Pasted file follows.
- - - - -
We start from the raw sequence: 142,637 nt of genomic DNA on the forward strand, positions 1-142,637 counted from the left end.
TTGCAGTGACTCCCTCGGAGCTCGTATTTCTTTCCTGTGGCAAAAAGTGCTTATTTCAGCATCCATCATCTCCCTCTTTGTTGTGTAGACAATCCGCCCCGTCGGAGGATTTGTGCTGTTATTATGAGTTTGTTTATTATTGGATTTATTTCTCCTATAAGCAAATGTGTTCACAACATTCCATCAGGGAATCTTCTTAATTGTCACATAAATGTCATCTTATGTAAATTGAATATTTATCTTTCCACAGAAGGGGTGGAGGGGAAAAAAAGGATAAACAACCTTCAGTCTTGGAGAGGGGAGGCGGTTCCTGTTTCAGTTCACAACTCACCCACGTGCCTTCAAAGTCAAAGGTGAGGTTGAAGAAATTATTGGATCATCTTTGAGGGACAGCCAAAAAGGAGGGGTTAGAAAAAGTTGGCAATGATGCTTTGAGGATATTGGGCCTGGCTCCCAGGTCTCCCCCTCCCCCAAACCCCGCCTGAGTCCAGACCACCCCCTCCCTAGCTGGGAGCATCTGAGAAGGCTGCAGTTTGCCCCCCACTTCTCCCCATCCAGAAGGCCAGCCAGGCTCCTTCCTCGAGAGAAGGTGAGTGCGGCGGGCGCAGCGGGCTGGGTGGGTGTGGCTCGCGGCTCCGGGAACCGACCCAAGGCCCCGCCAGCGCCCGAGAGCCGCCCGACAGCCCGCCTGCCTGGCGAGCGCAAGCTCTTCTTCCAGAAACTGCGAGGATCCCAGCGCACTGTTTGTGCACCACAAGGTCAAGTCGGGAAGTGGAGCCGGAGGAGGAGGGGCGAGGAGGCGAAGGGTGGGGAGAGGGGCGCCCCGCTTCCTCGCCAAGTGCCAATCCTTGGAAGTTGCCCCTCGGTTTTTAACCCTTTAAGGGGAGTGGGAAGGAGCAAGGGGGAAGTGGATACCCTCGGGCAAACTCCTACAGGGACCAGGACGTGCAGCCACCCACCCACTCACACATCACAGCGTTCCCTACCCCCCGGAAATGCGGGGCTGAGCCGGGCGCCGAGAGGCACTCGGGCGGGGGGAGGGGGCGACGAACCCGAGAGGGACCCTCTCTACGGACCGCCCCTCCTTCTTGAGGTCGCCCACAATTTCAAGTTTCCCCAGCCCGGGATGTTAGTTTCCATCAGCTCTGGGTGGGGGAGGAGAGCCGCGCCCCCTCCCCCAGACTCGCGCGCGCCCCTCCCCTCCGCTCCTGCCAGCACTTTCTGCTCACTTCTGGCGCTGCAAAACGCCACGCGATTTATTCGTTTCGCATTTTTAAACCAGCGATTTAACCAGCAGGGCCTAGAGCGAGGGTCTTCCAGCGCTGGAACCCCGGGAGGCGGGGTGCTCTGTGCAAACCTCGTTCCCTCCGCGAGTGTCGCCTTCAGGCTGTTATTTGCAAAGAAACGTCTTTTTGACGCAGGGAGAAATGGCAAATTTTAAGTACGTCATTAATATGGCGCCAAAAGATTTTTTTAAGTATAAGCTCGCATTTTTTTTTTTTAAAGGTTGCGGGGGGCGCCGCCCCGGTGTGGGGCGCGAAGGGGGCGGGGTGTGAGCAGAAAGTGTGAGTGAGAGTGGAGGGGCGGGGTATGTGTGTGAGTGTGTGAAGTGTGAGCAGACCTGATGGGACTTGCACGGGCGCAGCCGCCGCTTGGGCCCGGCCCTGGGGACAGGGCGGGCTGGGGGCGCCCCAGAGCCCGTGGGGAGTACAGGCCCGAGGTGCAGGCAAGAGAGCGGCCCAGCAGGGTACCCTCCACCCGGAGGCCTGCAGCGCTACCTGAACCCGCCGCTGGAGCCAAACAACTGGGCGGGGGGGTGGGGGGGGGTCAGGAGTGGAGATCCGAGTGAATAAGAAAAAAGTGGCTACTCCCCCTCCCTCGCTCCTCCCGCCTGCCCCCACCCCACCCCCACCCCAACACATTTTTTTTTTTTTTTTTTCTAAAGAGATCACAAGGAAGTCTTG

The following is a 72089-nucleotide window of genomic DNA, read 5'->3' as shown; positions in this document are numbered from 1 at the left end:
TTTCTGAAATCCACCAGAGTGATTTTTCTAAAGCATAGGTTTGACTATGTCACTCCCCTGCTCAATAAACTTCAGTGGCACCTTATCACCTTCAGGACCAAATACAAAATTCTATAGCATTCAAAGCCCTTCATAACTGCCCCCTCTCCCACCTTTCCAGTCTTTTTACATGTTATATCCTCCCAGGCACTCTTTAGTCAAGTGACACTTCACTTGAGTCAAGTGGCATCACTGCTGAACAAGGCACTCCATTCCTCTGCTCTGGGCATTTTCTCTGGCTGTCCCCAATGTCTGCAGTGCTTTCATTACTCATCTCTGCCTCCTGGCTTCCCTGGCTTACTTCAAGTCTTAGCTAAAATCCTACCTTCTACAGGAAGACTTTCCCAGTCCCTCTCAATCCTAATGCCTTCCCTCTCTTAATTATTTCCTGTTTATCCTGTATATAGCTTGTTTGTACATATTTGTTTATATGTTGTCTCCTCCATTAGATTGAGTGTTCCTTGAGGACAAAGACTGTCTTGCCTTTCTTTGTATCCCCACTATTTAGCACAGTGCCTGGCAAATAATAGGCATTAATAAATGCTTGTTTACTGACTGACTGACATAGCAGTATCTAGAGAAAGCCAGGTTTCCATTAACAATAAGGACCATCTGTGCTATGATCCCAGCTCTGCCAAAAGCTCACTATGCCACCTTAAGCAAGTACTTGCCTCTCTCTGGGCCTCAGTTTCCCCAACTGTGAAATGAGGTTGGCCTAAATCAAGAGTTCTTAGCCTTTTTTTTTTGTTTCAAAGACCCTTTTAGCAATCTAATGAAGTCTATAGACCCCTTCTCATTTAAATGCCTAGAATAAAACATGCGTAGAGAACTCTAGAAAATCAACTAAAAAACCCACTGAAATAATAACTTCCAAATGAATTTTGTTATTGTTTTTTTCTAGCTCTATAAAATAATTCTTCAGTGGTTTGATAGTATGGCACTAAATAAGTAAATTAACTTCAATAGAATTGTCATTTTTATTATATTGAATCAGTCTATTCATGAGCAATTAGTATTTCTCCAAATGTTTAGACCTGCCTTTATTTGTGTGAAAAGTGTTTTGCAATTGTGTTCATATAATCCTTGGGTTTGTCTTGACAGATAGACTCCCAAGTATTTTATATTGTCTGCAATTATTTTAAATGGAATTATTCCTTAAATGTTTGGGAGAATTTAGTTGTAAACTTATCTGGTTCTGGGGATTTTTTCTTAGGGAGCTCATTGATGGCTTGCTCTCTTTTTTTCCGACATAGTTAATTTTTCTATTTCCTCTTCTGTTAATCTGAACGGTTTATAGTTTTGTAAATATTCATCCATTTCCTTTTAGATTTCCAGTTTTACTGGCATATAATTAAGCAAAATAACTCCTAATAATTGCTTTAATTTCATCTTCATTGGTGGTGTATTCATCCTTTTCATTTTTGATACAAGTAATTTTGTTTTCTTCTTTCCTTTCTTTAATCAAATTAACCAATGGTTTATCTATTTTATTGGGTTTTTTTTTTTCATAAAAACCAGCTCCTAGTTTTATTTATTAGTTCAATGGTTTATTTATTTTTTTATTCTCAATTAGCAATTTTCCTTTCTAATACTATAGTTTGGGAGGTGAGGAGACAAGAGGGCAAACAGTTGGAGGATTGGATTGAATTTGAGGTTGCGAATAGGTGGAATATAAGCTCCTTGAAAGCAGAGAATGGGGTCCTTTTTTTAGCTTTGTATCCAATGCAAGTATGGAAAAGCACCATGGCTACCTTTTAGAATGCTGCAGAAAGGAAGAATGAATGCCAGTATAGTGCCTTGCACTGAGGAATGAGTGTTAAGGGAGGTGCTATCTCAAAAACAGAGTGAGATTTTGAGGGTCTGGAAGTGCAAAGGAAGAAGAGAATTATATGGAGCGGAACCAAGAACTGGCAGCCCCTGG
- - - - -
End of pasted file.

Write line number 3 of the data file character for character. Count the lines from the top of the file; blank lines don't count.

The following is a 72089-nucleotide window of genomic DNA, read 5'->3' as shown; positions in this document are numbered from 1 at the left end: